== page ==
I began the A3 painting in a similar way, with an overall wash for the buildings in the same pink tone. If I were doing this again today, I would not start like this. I include the painting below as part of the “warts and all” learning process, not because I think it is any good… Part of the reason that I did this was because, at the start, there was blue sky against which the sandstone structure appeared bright. However, as the clouds developed, the whole thing developed a dull appearance that did not improve as I plodded on adding yet more paint… The proportions are also incorrect: the house on the left should be taller and thinner and the keep should also be a bit taller. The cobalt blue clouds are realistic but the whole thing feels heavy and dead, even though there are a few patches of light to relieve this. I quite like the archway on the right, which seems to have a lightness and delicacy that relieves the density of the buildings next to it. It is a castle and it should appear solid but the approach is all wrong.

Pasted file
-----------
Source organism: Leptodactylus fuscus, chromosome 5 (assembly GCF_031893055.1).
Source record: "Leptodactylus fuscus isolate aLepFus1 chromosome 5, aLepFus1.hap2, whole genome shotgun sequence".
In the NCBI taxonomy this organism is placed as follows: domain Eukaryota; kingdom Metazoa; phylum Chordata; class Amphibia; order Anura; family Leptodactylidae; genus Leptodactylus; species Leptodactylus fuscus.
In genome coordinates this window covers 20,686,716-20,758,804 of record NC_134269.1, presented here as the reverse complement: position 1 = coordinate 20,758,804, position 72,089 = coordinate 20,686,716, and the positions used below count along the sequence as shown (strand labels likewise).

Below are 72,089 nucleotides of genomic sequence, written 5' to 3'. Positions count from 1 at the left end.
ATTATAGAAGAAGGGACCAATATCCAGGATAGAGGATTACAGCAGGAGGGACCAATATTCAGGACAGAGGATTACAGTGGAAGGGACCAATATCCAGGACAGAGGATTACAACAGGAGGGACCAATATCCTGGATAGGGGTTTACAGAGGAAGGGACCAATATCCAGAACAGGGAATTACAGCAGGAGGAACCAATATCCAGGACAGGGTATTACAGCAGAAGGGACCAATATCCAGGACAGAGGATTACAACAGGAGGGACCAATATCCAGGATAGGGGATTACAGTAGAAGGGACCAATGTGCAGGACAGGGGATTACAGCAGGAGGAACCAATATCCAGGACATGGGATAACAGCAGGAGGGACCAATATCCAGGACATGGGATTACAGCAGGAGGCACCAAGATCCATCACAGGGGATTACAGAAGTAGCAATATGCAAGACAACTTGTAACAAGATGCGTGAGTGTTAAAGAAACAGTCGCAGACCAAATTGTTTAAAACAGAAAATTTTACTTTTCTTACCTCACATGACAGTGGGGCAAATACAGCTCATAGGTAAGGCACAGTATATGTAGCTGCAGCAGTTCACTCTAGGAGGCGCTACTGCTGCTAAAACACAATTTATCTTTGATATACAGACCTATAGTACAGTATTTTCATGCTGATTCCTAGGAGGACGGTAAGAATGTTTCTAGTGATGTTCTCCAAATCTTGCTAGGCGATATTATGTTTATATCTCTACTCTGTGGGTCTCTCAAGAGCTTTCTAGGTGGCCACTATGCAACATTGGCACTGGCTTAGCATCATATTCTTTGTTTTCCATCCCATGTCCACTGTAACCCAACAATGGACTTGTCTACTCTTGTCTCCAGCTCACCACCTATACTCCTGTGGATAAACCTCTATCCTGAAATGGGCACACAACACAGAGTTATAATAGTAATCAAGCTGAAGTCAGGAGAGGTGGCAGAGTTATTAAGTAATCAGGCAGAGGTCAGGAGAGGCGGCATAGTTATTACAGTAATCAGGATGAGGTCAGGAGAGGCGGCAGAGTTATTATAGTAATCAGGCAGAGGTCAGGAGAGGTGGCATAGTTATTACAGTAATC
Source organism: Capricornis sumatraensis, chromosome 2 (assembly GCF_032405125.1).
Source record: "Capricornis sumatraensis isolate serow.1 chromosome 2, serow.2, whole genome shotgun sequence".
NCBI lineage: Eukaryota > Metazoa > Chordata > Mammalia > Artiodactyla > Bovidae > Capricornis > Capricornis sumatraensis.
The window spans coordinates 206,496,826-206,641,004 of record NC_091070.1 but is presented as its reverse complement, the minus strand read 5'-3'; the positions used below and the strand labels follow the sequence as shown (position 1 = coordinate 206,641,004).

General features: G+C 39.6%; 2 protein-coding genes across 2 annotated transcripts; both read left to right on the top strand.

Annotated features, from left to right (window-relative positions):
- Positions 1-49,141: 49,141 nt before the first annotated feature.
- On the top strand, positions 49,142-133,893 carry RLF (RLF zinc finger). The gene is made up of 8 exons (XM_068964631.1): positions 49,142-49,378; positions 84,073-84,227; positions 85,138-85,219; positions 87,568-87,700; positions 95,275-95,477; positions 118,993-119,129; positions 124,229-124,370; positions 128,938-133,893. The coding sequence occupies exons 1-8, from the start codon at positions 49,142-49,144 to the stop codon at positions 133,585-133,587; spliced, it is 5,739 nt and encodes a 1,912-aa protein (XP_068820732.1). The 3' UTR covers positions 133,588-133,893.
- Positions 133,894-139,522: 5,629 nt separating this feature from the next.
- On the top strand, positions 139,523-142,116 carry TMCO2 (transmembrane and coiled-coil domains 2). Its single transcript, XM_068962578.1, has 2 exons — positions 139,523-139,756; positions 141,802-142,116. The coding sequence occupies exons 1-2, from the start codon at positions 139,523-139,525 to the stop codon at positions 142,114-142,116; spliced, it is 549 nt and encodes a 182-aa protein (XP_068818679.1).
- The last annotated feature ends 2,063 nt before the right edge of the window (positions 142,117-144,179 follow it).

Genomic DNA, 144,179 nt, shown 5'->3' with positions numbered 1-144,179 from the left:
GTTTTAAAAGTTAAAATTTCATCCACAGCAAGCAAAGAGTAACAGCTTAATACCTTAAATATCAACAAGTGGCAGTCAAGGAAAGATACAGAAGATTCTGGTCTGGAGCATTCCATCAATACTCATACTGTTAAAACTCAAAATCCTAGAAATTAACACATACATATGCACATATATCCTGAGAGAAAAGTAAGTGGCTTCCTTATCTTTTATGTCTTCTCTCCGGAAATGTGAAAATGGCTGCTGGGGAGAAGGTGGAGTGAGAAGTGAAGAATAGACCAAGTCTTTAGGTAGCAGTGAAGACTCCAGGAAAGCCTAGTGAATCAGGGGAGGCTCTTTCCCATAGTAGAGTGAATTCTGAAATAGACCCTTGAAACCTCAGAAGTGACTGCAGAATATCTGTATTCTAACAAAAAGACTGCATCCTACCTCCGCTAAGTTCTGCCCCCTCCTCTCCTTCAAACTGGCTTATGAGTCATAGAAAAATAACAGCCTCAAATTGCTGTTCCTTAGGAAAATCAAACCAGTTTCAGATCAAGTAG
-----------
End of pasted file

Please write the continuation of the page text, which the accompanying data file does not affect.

i wanted to see what had gone wrong and how I could avoid making the mistakes again. Once back home, I picked up a book by Linda Kemp entitled “Watercolour Painting outside the Lines“, which focuses on negative space. I decided to apply these principles in an exercise, using the Burg as my subject. I used an offcut of watercolour paper which had already been used – hence the red roses on the upper right! – and drew the Burg in contour with a green water-soluble gel pen. I added some complementary red wash to capture the shadows and added windows. Other than that, I did not add anything to the positive space, but rather used the negative space and shadows to imply form. I added a few purple clouds for extra colour and to distract attention from the roses! Although this exercise was performed rather crudely and there are errors, notably at the top of the steps, it showed me where I had gone wrong with the painting: focusing on the negative space and shadows would have allowed the Burg to “paint itself”.